• Practice the CBT strategy during batting practice, bullpens, or while waiting in line for your next ground ball at practice. After each round of batting practice, each bullpen pitch, or after each ground ball, briefly recap:

  1. The result of your batting practice, pitch, or ground ball

  2. What was your immediate reaction to your performance? If negative, does it help fix the problem and does it make you feel good?

  3. What is your adjustment, either physically or mentally? Remember, this could be as simple as being more positive in your approach.

  4. Decide if you are willing to execute.

  • Studies have also shown that when we refer to ourselves in the third person through self-talk (i.e. "Brian's got this" as opposed to "I got this") results in an improvement of self-confidence and ability to perform under stressful situations. This is due to a psychological strategy called "self-distancing" which allows us to separate from anxiety-producing or stressful events, lessening the likelihood of falling victim to any preconceived fear or doubt. Through this distance, we can take a more analytical and objective perspective. Use self-talk in the third person whenever you are about to perform any athletic task.

  • Don't underestimate the power of visualization. High-level athletes across all sports use visualization as a tool to get focused on the task at hand. Visualization also helps boost confidence of successful execution. Spend a few moments right before whatever it is you are going to attempt to see yourself executing the skill perfectly in as much detail as possible. Then, simply copy your visualization to make your attempt become reality.

  • Ask yourself questions. If you know you are reacting negatively, ask yourself how it is helping solve the problem and if it is making you feel good. Ask yourself what the correction is. Ask yourself if you are capable of executing and if you have done it before. If the answer to the last question is yes, then you know you can do it. Now you just have to go out and be willing to perform.


  • When making corrections, for your athletes, highlight the positive first then move to the correction. Starting in reverse with the negative or the desired correction will most likely lead the athlete to go into a "defense mode" and will not process your correction fully, resulting in another mistake and more frustration.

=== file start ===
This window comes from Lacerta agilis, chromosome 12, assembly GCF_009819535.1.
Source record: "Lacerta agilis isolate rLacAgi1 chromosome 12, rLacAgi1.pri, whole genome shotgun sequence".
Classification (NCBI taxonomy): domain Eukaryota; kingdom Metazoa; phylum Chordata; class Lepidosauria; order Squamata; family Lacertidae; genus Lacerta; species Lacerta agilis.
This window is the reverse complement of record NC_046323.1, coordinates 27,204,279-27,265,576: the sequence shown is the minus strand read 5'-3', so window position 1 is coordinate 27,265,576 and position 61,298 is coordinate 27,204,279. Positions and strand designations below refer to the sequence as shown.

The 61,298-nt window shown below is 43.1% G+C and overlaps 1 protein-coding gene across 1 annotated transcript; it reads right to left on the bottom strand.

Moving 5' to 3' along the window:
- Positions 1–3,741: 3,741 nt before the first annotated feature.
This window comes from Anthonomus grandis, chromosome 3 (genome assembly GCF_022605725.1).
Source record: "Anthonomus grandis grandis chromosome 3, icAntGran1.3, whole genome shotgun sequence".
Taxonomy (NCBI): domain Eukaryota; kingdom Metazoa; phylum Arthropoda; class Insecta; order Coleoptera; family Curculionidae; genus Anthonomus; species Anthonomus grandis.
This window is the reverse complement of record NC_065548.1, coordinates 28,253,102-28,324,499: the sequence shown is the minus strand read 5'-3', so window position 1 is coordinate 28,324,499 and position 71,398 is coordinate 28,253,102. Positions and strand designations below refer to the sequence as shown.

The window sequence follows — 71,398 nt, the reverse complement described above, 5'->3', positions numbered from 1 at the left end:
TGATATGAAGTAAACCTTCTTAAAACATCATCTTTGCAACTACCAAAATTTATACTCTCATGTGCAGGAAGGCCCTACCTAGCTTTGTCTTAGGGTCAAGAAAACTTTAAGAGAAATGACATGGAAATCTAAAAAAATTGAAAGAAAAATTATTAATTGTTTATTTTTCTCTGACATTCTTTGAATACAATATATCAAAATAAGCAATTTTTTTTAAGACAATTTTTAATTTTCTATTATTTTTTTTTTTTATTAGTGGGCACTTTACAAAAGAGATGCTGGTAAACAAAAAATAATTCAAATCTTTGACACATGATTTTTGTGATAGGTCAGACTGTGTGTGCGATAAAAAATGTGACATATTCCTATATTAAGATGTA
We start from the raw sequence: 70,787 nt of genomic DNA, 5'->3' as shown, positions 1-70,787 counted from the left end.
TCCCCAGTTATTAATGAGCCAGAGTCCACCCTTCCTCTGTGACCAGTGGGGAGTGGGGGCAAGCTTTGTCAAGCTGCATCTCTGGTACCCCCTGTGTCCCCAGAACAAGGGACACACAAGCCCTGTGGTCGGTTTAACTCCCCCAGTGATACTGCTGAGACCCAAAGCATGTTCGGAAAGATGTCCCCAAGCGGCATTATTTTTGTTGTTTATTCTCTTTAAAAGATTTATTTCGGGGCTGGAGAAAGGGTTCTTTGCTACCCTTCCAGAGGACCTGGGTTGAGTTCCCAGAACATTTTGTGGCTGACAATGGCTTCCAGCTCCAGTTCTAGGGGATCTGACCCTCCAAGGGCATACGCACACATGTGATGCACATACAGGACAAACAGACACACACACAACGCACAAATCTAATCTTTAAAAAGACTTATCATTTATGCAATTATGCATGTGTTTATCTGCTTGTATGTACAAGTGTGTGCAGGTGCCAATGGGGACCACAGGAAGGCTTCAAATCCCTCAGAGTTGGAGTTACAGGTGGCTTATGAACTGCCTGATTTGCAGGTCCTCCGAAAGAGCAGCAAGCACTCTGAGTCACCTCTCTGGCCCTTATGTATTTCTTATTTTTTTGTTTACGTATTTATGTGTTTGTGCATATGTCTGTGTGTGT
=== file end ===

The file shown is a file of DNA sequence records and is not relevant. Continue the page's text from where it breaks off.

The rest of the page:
• Stay emotionally level and limit emotional-reactivity throughout games and practice. Understand that an athlete isn't trying to mess up and more times than not, they are perfectly aware of their mistakes. Perpetually highlighting mistakes without offering productive resolutions helps no one. For those athletes who continue to make mistakes due to a lack of effort or focus, implement player accountability. Whether that means extra conditioning work due to lack of effort or a decrease in playing time, communicate your standards of effort and explain how you plan to hold them accountable.

  • "I don't know" is not an acceptable answer when asking why or why not an athlete did or did not do something. By the time a child is five-years-old, the brain has been developed proficiently enough to have the skill set of self-awareness and cognition. Having said that, any time after this age, an athlete has the ability to consciously control actions and also reflect on any action or inaction. "I don't know" becomes an easy and lazy answer as opposed to using critical thinking skills to actively recognize behaviors and productively solve problems.

Each day, we are provided with countless opportunities to work on our mental resolve and emotional resilience. By simply being aware of how we react, we are already taking steps to improve. No matter how grand of seemingly minimal our reactions are to any given situation, it is an opportunity to be aware and to analyze the cause and effect of our mindset. Just remember, don't compound a negative situation by berating yourself for reacting negatively. Patience, understanding, and practice are key principles to self-improvement, whether physically, mentally, or emotionally.